London - Oil prices dipped on Friday following a rally sparked by the prospect of possible cuts to crude output.
Around 12:00GMT, US benchmark West Texas Intermediate for delivery in March was down three cents at $33.19 a barrel.
Brent North Sea for March eased 18c to $33.71 a barrel compared to Thursday's close.
Gains and losses
Prices have crashed by about three quarters since mid-2014 owing to a supply glut and weaker demand growth for crude, as well as a strong dollar that makes commodities priced in the US currency more expensive for holders of weaker units.
In recent days, trading has been very volatile, with oil prices swinging between gains and losses.
They surged on Thursday after Russian reports that Energy Minister Alexander Novak had said Moscow was ready to take part in talks with Opec to establish possible "co-ordination".
The minister alleged that Opec heavyweight Saudi Arabia had proposed that oil-producing countries, including non-Opec Russia, cut production by up to 5%, a prospect he said would be discussed at an upcoming meeting.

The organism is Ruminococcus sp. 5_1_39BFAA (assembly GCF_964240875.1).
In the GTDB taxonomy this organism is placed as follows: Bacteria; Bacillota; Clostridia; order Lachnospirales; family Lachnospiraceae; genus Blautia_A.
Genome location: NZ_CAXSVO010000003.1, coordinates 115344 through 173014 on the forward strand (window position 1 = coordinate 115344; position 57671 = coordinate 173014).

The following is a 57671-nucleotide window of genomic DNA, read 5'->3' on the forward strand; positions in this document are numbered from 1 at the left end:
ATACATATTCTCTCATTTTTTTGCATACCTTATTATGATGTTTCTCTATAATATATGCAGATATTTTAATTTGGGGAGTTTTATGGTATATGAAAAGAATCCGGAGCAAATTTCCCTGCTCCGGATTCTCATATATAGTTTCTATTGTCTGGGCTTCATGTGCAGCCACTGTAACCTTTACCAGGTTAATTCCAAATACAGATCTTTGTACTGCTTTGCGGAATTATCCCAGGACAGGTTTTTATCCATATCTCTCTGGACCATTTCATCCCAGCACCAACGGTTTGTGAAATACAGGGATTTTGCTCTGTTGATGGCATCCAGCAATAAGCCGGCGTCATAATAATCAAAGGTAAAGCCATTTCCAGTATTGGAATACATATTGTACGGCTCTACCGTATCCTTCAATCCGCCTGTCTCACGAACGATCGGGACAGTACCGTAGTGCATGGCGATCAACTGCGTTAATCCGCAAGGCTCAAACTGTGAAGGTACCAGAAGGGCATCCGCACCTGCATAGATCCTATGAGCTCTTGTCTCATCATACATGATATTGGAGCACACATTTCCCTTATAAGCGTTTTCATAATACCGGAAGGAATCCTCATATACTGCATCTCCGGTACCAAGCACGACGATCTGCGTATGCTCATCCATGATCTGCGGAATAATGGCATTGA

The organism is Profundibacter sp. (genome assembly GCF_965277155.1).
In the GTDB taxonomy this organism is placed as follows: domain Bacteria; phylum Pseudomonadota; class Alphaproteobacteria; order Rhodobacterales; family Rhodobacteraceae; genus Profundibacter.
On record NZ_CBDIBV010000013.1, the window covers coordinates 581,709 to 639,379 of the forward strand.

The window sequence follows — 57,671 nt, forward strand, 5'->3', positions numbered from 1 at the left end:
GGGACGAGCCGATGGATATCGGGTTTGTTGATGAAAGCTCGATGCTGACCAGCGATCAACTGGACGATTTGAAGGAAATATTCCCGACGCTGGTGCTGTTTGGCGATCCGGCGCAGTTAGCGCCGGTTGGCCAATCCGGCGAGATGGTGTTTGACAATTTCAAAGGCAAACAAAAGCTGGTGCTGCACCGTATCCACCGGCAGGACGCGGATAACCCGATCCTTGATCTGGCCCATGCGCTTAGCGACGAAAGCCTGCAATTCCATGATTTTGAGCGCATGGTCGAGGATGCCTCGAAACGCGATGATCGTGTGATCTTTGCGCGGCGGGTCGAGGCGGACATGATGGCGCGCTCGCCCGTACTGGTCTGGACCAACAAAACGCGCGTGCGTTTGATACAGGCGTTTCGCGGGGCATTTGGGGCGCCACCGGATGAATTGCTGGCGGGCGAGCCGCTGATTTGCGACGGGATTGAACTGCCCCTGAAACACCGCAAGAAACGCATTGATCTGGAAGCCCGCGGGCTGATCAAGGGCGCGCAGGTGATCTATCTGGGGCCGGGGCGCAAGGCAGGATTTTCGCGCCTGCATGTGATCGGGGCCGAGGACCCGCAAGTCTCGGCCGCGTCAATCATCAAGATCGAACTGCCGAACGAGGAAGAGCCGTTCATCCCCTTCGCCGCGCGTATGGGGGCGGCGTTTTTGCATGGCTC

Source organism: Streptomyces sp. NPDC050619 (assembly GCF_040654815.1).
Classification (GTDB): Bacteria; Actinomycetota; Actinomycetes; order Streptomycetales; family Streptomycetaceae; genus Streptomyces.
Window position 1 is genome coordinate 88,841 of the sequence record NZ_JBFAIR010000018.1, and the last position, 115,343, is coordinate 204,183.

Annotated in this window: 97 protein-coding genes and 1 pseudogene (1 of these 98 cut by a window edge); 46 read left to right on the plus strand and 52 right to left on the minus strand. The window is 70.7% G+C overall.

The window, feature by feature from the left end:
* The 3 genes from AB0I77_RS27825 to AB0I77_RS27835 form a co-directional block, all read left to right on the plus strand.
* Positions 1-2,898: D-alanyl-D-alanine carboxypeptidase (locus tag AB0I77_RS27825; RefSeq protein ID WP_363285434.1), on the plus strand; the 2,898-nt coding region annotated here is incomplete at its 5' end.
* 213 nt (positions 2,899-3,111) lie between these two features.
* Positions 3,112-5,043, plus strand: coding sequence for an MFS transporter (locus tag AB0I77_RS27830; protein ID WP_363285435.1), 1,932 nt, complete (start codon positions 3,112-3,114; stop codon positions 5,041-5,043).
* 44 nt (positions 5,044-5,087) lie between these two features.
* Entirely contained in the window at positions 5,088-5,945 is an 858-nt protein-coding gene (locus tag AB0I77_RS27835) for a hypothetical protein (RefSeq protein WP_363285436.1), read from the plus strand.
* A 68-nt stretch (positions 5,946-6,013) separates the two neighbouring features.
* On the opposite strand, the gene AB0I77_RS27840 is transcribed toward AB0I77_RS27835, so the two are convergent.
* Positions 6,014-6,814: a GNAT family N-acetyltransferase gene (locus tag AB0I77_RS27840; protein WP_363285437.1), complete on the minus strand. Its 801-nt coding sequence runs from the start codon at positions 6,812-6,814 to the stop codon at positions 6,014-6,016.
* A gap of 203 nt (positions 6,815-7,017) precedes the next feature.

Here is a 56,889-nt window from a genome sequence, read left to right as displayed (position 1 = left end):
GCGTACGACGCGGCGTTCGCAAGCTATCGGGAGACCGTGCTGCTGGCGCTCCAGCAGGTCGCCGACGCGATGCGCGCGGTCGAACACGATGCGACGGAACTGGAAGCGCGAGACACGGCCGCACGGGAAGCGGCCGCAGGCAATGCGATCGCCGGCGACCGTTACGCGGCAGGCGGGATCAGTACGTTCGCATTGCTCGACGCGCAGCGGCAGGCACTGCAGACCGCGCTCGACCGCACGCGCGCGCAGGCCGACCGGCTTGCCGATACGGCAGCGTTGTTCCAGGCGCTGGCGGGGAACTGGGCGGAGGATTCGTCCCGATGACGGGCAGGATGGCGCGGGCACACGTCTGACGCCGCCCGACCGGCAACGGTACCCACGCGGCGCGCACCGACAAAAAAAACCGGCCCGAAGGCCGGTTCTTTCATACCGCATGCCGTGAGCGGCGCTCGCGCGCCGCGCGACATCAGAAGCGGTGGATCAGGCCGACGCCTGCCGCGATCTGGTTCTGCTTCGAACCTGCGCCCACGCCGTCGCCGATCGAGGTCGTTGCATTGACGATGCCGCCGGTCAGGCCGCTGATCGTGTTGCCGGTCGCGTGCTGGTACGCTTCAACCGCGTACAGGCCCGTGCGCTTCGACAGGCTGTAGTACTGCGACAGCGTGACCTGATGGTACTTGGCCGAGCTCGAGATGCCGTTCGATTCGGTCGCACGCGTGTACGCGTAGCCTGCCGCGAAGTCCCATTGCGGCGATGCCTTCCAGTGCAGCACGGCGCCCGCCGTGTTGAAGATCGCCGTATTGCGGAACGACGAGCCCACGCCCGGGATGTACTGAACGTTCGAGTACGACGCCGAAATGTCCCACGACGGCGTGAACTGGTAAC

Novak's statement led to the highest jump in oil prices in three weeks.
Phillip Futures analyst Daniel Ang said the price rally had been owing also to a fall in the dollar after US data showed a steep 5.1% fall in new orders for manufactured goods in December.
That was far worse that analysts expected and underlined the weakness in the manufacturing sector of the world's biggest economy and top oil consumer.
Continue to suffer
Ang meanwhile stressed that nothing "concrete has been struck yet" regarding possible cuts to output.
A Russian deputy prime minister said Friday that oil companies - and not the state - should decide whether to cut production in the face of low oil prices due in part to a supply glut.
"If prices remain at non-profitable levels for an extended period, investments will have to be corrected and this will lead to lower production, but this will not be in the interest of the state," Russian news agencies quoted deputy prime minister Arkady Dvorkovich as saying.
Low oil prices have weighed heavily on Russia's recession-hit economy, which shrank by 3.7% in 2015 and is set to continue suffering this year.
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